NYTimes: Abortion and Birth, Together

June 25, 2014

In case you missed this article from two weeks ago, I was interviewed by journalist Alissa Quart for an article about full spectrum reproductive justice work.

These doulas partner with clinics directly and accompany women to their operations, helping to alleviate pain through techniques like massage, acupressure and breathing. One of them is Ms. Pérez. When I met her in a Lower Manhattan cafe, she explained how she and others like her volunteered for years at hospitals and clinics, accompanying many women whom they met in waiting rooms for their abortions. Ms. Pérez speaks Spanish, and sometimes she would translate as well. “I want to push back against the idea that birth is over here in this corner and abortion is over there in that one,” she says.

This is by no means the first article I’ve been interviewed for over the years, and not even the first that was maybe going to be in the NYTimes. That kind of media coverage comes with the territory of being easily found by googling “abortion doula”–mostly a product of how long this blog has been around (7.5 years!). Also in the interest of full disclosure on how the media world works, Alissa and I have a mutual friend who also suggested she talk to me.

But it’s clear that the work of full spectrum doulas is gaining some momentum, and some media recognition. This NYT article is a big one, simply because of the level of visibility that such a publication has. And I won’t lie, there was a thrill in picking up an actual physical newspaper and seeing my name, and quote, in print.

Just a few days after the NYT article went live, another article about abortion doulas, this one featuring the work of Lauren Mitchell, a co-founder of the NYC Doula Project, was published.

And there are more to come (I’ve already gotten another interview request from a journalist wanting to write about the topic). I always offer additional suggestions of people in this work to talk to, usually suggesting other doulas of color, and I’ll continue to do that. This movement has been fueled by the labor (pun intended) of many, and it’s important to me that my blog, and writing, don’t overshadow the many people who’ve contributed and led this work.

It’s exciting to see the fruits of so many years of work from so many of you turning it to legitimate attention. I do think the connections between abortion and birth highlighted in the NYT article are radical and affirming and have the potential to counter a really damaging political environment that tries to drive a wedge between experiences that are part of our lives.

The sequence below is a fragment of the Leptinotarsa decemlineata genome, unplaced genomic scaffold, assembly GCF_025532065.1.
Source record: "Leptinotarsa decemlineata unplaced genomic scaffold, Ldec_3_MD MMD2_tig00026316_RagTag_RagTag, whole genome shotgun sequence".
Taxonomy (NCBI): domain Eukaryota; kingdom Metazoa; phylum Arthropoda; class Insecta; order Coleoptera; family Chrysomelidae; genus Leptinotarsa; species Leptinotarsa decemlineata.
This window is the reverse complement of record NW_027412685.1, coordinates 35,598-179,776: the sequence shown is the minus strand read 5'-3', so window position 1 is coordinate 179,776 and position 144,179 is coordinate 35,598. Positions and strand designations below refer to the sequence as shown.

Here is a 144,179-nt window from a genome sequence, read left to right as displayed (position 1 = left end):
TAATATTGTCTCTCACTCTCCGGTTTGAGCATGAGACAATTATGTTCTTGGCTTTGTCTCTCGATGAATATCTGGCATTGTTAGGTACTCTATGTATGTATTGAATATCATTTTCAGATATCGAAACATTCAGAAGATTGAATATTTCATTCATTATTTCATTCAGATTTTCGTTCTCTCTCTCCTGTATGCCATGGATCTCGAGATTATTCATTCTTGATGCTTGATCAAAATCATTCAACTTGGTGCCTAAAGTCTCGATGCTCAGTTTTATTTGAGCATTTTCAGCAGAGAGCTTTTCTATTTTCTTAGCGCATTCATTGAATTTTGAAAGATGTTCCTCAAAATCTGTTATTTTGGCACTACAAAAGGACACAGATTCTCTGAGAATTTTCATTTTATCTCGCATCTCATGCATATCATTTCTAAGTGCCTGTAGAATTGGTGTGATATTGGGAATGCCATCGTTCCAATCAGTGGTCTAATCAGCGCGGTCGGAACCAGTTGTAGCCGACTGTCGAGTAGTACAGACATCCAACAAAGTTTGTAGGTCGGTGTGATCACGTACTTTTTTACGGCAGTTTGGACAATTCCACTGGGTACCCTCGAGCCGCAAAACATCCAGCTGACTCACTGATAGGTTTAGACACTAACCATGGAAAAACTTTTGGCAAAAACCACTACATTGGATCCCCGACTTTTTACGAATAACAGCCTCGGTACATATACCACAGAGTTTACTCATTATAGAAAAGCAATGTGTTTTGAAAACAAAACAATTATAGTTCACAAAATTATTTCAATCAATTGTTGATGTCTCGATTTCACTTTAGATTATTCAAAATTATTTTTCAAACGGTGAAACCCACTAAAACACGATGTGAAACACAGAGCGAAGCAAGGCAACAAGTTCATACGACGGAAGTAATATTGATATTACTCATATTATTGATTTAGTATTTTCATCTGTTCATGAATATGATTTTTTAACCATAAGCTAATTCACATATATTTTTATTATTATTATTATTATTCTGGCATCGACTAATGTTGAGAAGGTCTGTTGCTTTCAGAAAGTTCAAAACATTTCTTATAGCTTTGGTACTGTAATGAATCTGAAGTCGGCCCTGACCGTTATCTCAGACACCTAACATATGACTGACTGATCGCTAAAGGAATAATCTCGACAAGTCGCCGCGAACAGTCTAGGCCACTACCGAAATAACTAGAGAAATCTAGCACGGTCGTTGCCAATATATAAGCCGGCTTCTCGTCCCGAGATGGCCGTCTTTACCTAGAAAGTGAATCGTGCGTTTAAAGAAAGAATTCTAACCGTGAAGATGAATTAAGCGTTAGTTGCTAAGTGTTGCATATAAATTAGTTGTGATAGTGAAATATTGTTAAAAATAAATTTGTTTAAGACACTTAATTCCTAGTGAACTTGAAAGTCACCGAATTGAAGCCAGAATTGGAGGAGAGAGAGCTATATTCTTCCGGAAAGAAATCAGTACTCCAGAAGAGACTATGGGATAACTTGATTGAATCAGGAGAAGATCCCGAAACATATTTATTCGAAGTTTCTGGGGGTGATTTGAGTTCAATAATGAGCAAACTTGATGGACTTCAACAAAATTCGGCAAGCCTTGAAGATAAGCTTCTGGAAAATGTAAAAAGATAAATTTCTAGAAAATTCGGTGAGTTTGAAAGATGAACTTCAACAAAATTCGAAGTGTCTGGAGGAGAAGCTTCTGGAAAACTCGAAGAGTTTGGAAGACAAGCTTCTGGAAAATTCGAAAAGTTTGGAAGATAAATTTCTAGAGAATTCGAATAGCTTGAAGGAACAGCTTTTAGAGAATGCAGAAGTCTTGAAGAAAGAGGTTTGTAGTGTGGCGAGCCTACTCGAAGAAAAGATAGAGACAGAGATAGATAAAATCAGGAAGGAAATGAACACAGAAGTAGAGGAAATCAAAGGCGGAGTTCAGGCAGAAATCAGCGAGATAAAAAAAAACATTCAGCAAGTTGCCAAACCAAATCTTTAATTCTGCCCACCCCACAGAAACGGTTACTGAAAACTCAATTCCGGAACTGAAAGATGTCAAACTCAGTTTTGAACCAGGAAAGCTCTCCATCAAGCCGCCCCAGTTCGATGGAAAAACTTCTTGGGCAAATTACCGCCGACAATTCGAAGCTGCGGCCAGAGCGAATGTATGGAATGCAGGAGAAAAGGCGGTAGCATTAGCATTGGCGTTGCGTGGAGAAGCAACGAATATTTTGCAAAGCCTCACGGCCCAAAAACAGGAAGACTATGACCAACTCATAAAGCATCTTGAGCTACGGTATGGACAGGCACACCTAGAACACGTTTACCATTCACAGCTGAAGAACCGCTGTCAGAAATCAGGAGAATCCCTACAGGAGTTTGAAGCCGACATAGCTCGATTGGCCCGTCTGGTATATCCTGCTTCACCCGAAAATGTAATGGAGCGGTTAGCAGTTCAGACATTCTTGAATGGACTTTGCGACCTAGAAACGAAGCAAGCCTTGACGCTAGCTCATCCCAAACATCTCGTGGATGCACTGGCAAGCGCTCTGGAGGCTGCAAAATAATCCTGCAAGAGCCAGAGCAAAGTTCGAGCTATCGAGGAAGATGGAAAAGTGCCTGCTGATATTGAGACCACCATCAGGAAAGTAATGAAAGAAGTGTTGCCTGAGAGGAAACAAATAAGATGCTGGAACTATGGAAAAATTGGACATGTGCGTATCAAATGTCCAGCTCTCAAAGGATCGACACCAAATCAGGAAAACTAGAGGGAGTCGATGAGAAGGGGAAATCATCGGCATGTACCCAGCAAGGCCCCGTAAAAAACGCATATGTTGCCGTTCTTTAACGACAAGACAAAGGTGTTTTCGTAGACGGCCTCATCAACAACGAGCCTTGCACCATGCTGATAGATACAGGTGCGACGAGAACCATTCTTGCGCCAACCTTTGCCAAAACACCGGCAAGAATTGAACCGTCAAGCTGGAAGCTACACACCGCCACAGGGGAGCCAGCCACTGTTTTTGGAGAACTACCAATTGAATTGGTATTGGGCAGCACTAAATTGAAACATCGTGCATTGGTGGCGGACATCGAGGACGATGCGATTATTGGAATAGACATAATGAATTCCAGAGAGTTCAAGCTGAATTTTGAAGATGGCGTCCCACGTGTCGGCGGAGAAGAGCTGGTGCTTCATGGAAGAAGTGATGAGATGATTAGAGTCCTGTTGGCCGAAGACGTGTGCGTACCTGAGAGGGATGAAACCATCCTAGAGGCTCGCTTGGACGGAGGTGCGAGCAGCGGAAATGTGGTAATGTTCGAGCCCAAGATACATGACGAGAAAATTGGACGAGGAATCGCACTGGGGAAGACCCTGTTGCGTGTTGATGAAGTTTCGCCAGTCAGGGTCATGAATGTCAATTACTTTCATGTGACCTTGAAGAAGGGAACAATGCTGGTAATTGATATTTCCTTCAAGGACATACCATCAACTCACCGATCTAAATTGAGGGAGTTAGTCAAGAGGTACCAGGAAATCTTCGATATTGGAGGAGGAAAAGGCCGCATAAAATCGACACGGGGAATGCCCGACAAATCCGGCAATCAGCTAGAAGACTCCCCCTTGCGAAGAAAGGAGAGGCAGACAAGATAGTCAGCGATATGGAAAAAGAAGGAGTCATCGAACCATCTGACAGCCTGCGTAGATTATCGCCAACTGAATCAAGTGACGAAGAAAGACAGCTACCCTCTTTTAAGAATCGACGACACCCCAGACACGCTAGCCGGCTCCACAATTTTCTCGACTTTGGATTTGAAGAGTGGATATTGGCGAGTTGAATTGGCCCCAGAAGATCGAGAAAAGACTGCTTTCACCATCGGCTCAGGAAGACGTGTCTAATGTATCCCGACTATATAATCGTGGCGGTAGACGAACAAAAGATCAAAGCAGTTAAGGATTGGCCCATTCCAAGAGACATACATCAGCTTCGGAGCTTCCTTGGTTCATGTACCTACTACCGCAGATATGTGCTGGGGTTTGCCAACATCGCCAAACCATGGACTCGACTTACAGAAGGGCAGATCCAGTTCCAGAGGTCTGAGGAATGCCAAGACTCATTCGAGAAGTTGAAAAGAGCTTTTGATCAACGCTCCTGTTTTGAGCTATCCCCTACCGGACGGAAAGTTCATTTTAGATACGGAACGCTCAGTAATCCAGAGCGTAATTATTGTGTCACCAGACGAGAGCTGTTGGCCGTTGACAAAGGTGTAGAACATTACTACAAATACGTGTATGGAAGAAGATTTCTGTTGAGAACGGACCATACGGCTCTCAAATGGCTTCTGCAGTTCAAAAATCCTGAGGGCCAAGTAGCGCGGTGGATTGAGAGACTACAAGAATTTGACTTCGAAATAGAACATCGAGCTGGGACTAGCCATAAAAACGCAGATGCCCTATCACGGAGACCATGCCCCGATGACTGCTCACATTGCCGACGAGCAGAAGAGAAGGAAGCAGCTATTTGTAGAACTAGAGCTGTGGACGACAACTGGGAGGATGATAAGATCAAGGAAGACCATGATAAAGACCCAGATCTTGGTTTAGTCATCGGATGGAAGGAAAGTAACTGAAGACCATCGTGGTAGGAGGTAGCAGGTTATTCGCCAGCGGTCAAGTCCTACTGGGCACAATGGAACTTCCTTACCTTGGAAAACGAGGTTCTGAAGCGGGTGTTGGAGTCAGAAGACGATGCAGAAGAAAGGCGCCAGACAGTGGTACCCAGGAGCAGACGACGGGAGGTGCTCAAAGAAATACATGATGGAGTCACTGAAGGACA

I got one question from a midwife after the article was published, in reference to this quote:

“Midwives didn’t talk about abortion, really,” says Miriam Zoila Pérez, a doula and author of “The Radical Doula Guide.” And, she said, “some people in the midwife community are anti-choice.”

She wrote to ask if I was misquoted, and talked about the many midwives (herself included) who are indeed pro-choice. I know, and am really happy to know, that there are many in the midwifery community who are supportive of all reproductive choices, including abortion. Midwives are abortion providers in many places of the world, including in California now that legislation allowing midwives to provide some abortions passed last year.

What the first half of my quote was referencing was my experience in the birth activist community, particularly in 2005-2009, where I never heard abortion referenced overtly, particularly in birth activist writings or at the MANA conference I attended in 2005 or 2006. While the political orientation of midwives when it comes to abortion varies widely, there has been a history of silence on the topic, I assume in an effort to avoid conflict and focus on common ground between politically disparate groups. There is a contingency of midwives and doulas with strong religious views that are anti-choice. I in no means want to minimize the amazing work of pro-choice and full-spectrum midwives, but much of what lead me to start this blog was that silence on issues like abortion (as well as race, sexuality, immigration, gender and more).

I’m excited to see these topics being addressed in a more overt fashion across the birth activist world, and hope we’re moving closer to providing truly comprehensive and non-judgmental support to folks throughout their reproductive lives.

 


Asheville, NC full spectrum doula group looking for new volunteer doulas

February 13, 2013

Check them out and apply if you are interested.

We are looking for people interested in training as abortion doulas to work with clients in the clinic. Doulas will be present and provide emotional support to clients before, during and after abortions. We are looking for people who can work at least 2 days a month as well as complete the required training, provided by the Open Umbrella Collective in September of 2012. Trained birth doulas are particularly encouraged to apply, though we are excited to bring on reproductive health and justice activists who have no prior doula training.

Details here.


Bay Area Doula Project launches at home medication abortion support

February 12, 2013

I absolutely love seeing how the different full-spectrum doula groups around the country are developing their models. At this point, the majority are working to support people having abortions by partnering directly with clinics, so that everyone who comes to that clinic for a procedure has the option of doula support.

BADP just announced yesterday that they’ll be beginning to offer medication abortion support directly to people having abortions.